Secret worship or "Church of the Desert" meetings
Until around 1740 “Church of the Desert” meetings were in secret, often for many people (2 000 or 3 000 participants, bringing together many churches), held at night in out of the way places like woods, deep valleys or abandoned farms. Much later (leaving aside the violent period of 1750-1752), in Languedoc, the strategy of Antoine Court laid down that meetings be in daylight, at the town gate or in a place well known to all. They were often enormous (up to 20 000 people), and now gathered together all social classes. They followed the Geneva liturgy including a long sermon. The “Lord’s Supper” was celebrated regularly. At the end of each meeting the pastor performed dozens of baptisms and weddings. In view of the increasing numbers, the national synod of 1744 asked that pastors keep registers of these.
“Churches of the Desert” meetings generally included teaching of the catechism. However, the catechism also had to be learnt at home. The first book used was Drelincourt‘s catechism (catéchisme de Drelincourt).(1642), recommended by Antoine Court in 1715. But Calvinist orthodoxy, torn to shreds in Geneva at this time, did not rule the “Churches of the Desert” for long. In 1729 a preacher wrote that all the Languedoc students “were devouring the Ostervald catechism” and the 1744 synod formalised use of this catechism by the Neuchatel pastor in its abridged form (1st ed., 1731), which balanced “religious truths” against moral “duty”. Discipline ; 1739, laid out religious instruction for children, ending at around age 15 with a “profession of truth” in the promise of faithfulness to God, prior to the first communion.
"House Church" and family worship
If there was no meeting with a pastor, the faithful of the community met together at the home of one the consistory elders in a “House Church”, where the Sunday liturgy was used and a sermon read. This form of worship, more discreet and socially acceptable than the popular, open air meetings, was preferred by the bourgeoisie.
Banned worship also took place within the confines of the family. The traditional practice of family worship grew during the time of the “Desert”. This does not refer simply to morning and evening prayer and readings, but to a substitute for Sunday worship following a set liturgy and the reading of a printed or hand-copied sermon. A complete liturgy for French Protestants …..deprived of publicly exercising their religion (Une liturgie complète pour les protestants de France… privés de l’exercice public de leur religion), adapted from the Geneva and Neuchatel liturgies (1st ed., 1756) was published in Amsterdam. Before this, members of the Reformed Church used prayer books and Psalters that were hidden or passed from person to person.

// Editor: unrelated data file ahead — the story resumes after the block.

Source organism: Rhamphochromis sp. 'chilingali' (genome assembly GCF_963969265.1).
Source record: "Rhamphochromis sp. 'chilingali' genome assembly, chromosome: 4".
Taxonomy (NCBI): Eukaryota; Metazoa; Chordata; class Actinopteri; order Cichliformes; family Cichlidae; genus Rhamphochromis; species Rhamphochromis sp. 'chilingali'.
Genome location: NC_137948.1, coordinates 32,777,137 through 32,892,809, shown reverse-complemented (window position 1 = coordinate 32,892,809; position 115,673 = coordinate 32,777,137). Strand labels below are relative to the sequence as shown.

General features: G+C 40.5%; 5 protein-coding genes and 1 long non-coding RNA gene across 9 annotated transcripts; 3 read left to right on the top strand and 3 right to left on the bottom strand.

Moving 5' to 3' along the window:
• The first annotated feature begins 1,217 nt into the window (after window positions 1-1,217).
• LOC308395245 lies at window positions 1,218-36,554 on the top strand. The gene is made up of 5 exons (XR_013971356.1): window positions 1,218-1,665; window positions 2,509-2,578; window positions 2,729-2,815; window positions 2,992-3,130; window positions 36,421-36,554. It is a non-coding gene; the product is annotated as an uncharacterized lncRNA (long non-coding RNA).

The theology of the "Church of the Desert"
Sermons and letters of pastors in the “Church of the Desert” and copies of prayers and books seized, suggest a theology and form of devotion contrasting with, and increasingly diverging from, orthodox Calvinism. Between 1730 and 1740 the secret movement of books and sermons between the centre at Geneva-Lausanne and the “Churches of the Desert”, as far as the deep Cevennes and Ardeche, allowed people to discover the new, open and “reasonable” theology, even though the times were more suited to rereading Revelation.
Progress in the tour
- CARBONNIER-BURKARD Marianne et CABANEL Patrick, Une histoire des protestants en France, Desclée de Brouwer, Paris, 1998
Charles Drelincourt (1595-1669)
Charles Drelincourt, a writer and a pastor, spent his life serving the reformed Churches.
Relative tolerance for the Protestants
In the second part of the XVIIIth century, the political regime which took over the government in France was, on the whole, fairly tolerant towards Protestants, although there were some tragic exceptions to the rule.
The "Church of the Desert" in the Heroic Period (1715-1760)
The time when Reformed Church religious practices were banned by royal edicts is called the “Desert” period. They had to be performed in secret. It is called “heroic” because, when discovered, such practice was severely punished. Many were martyrs for their faith.
The secret re-building of churches
The secret re-building of churches was the work of Antoine Court who re-established discipline in Reformed Churches, first in the south then in some areas of the north.
The Church under Louis XV (1724 to 1760)
Under Louis XV the Protestant church was still banned and the repression continued. But this varied over time, from region to region and depending on the person who was Intendant in charge.
Pastors of the "Church of the Desert"
Following the revoking of the Edict of Nantes, Protestant pastors had to leave France. From 1715, encouraged by Antoine Court, a new group of pastors gradually emerged. The “Church of the Desert” pastors exercised their ministry in secret and at risk of their lives.
Memorabilia from "underground" life
Since Protestants still living in France might only practice their religion in the utmost secrecy, they had to hide all objects likely to be used in religious ceremonies.
Jean Jarousseau (1729-1819)
A pastor in the “Church of the Desert”, Jean Jarousseau exercised his ministry in Saintonge at the end of the Heroic Period and during the time called the Period of Tolerance. We know about him thanks to the biography written by his grandson, Eugène Pelletan.
Religion in the “Desert” period
Antoine Court reorganised the practice of religion in secret (also called religion “in the Desert”), returning things to the more disciplined ways of the Reformed Church before the revoking of the Edict of Nantes, but adapting things to the new need for secrecy. Despite the ban and sporadic persecution, the most widespread practice was to gather the faithful together for worship with a pastor or ordinand.